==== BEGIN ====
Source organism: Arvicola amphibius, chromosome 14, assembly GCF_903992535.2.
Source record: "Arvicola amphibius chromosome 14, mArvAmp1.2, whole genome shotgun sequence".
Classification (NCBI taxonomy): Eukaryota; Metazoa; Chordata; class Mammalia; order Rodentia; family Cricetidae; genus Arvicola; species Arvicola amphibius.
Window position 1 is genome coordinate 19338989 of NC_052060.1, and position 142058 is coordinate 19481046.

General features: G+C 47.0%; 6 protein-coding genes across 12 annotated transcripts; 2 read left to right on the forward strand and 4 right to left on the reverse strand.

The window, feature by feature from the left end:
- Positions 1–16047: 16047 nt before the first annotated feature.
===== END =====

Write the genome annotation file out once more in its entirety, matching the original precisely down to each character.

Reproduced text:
Source organism: Arvicola amphibius, chromosome 14, assembly GCF_903992535.2.
Source record: "Arvicola amphibius chromosome 14, mArvAmp1.2, whole genome shotgun sequence".
Classification (NCBI taxonomy): Eukaryota; Metazoa; Chordata; class Mammalia; order Rodentia; family Cricetidae; genus Arvicola; species Arvicola amphibius.
Window position 1 is genome coordinate 19338989 of NC_052060.1, and position 142058 is coordinate 19481046.

General features: G+C 47.0%; 6 protein-coding genes across 12 annotated transcripts; 2 read left to right on the forward strand and 4 right to left on the reverse strand.

The window, feature by feature from the left end:
- Positions 1–16047: 16047 nt before the first annotated feature.